So when you come looking me, Mr. Employer Man, you are going to get me. Chris Schroeder. Fun, outgoing, willing to take risks, willing to laugh about mistakes, willing to be a REAL person.
Sunday, November 4, 2007
Excuse the unnecessary melodrama, but I can't help it.
I am afraid of RSS feeds!
I know, I know. It doesn't make any sense to me either. It is a classic case of fearing the unknown. Surely, they can't be that hard to use and everybody I know who is up on the RSS feed vibe tells me that they are great.
Should I just sit down and figure the whole process out? Is it just laziness? I enjoy scouring the internet and hopping from page to page to find my desired content. Whatever happened to reaping the rewards of hard work?
What is clear to me is that I need to figure it out soon and keep up with the world. I don't want it to be another Gmail disaster where I am the 736,483,976th person to figure out how cool something is.
So it is at this moment (7:31pm PST Sunday night, fresh from an extra hour via Daylight Savings Time) that I pledge to learn how to use RSS feeds by the end of the week.
Rumor has it that I might be purchasing Leopard soon too! I'm a new man!
According to this blog, it is the latter. The blog contends that social objects are the future of marketing. As far as I'm concerned, it is the present!
I don't know about you, but when somebody walks by with an iPhone, I notice. If I see a kid stroll by me in some limited edition Nikes, that registers with me too.
And yes, there could be a decent MP3 alternative to the iPod, but I'd rather have people see me rocking those white ear buds, knowing that I am up to speed with the current trends of mobile listening.
So the question is, who isn't representing some form of a social object? If I really wanted to, I could identify about five social objects a day that I basically advertise to the people I interact with (and don't think I haven't made it be known that I FINALLY purchased a Mac laptop that I'm currently using to write this blog).
Like joining a club to be around like-minded people, these days we are 'socializing' via our clothes, MP3 players, and cups of Starbucks coffee and I think it is a good thing. Call it a nonverbal icebreaker.
If your company wants to succeed, it needs to have a social object marketing plan. Let your customers do the work for you. Cross your fingers and hope that you get the right people representing your stuff though.
And in the meantime, I'll be on the lookout for the cute girl listening to an iPod, wearing a Portland Trailblazers T-shirt while drinking a Starbucks coffee.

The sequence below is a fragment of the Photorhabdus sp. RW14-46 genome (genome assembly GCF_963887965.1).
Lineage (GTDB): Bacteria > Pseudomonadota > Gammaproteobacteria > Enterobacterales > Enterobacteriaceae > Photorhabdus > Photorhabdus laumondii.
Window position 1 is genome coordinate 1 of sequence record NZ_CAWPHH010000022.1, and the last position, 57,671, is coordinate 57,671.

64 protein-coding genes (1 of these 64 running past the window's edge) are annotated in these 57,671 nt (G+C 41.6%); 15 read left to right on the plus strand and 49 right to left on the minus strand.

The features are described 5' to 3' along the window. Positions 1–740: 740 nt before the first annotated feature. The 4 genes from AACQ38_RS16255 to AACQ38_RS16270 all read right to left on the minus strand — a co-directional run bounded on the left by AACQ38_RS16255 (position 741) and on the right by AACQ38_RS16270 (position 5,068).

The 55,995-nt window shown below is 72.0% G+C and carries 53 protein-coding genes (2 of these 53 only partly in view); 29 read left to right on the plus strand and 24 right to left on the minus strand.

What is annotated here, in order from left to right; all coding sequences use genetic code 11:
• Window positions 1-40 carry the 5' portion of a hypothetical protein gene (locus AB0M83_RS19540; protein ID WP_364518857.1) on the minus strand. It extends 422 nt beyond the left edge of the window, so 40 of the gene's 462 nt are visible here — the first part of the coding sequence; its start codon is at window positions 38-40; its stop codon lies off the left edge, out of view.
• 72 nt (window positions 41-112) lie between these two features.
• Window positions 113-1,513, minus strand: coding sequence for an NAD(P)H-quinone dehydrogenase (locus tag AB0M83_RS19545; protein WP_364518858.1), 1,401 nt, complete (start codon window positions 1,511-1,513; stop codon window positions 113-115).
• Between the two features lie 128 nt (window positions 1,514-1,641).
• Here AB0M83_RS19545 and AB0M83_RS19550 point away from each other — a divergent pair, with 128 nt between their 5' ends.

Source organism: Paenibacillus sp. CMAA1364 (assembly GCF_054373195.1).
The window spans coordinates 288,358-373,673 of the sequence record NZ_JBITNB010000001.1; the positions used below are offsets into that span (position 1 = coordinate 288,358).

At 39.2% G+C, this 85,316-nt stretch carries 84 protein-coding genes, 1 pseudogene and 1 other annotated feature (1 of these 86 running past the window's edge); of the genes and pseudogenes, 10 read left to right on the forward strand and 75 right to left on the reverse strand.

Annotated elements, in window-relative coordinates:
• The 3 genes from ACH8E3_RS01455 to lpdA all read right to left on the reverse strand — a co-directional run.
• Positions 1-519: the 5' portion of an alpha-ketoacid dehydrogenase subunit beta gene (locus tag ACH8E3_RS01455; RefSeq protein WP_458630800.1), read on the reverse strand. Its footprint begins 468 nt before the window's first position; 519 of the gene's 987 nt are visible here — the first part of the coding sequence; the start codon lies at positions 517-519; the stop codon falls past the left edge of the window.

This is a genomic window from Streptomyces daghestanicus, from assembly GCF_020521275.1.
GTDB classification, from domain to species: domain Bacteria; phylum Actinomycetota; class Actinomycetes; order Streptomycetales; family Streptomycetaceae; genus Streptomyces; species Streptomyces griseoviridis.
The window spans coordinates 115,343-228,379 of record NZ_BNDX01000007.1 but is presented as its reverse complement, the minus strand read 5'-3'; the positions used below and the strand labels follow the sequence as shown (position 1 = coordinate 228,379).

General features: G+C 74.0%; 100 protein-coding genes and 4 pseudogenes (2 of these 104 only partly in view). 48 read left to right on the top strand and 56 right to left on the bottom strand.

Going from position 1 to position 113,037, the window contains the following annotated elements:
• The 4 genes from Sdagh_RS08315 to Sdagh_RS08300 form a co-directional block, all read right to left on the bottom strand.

Sunday, October 28, 2007
Sometimes you just sit around and ponder the most ridiculous things, and now is one of those times.
It seems that now that I am becoming more of an adult, this debate is controlling a majority of my decisions and I'm really not sure how i feel about it.
I can't decide whether I should make sensible decisions, or if I should decide to do what makes me happy. Don't get me wrong, I'm not unhappy and lost at this point, but there are some things that could be easier to come to a conclusion on if I wasn't so responsibly logical.
Stay in Oregon and get a job, or move to Chicago and try to figure it out there? Cut back on spending and stay home more often, or go out and have a good time and worry about blowing money later?
(I realize these aren't exactly life's great paradoxes, but they are consistently on the top of my dome)
What makes it so difficult is that being fresh out of college is a great time to establish yourself as an adult and make focused, calculated decisions toward future success. But maybe it isn't really difficult at all.
Past examples would establish that I've always managed to have a ton of fun, while still being responsible enough to make good decisions that keep my life balanced and moving forward.
I think instead of stressing over it, I'll just follow my heart and let my mind catch up. Or decide in my mind to follow my heart. See how this is so confusing?
Friday, October 26, 2007
Ok, maybe I got a little carried away with putting the word ‘revolution’ in my title but I got excited!
As a new blogger I’m learning more and more every day. Learning that blogging isn’t just the best way to learn about your favorite sports team, hear the latest music, and read about your preferred drunken celebrity.
Apparently it is also a great way to vent your frustrations.
To me there is nothing wrong with venting frustrations, unless it becomes what I am now coining a “MobBlog”. You read it here first (Actually, chances are nobody is reading it here but if it ever gets big in the mainstream I called ‘DIBBS!’).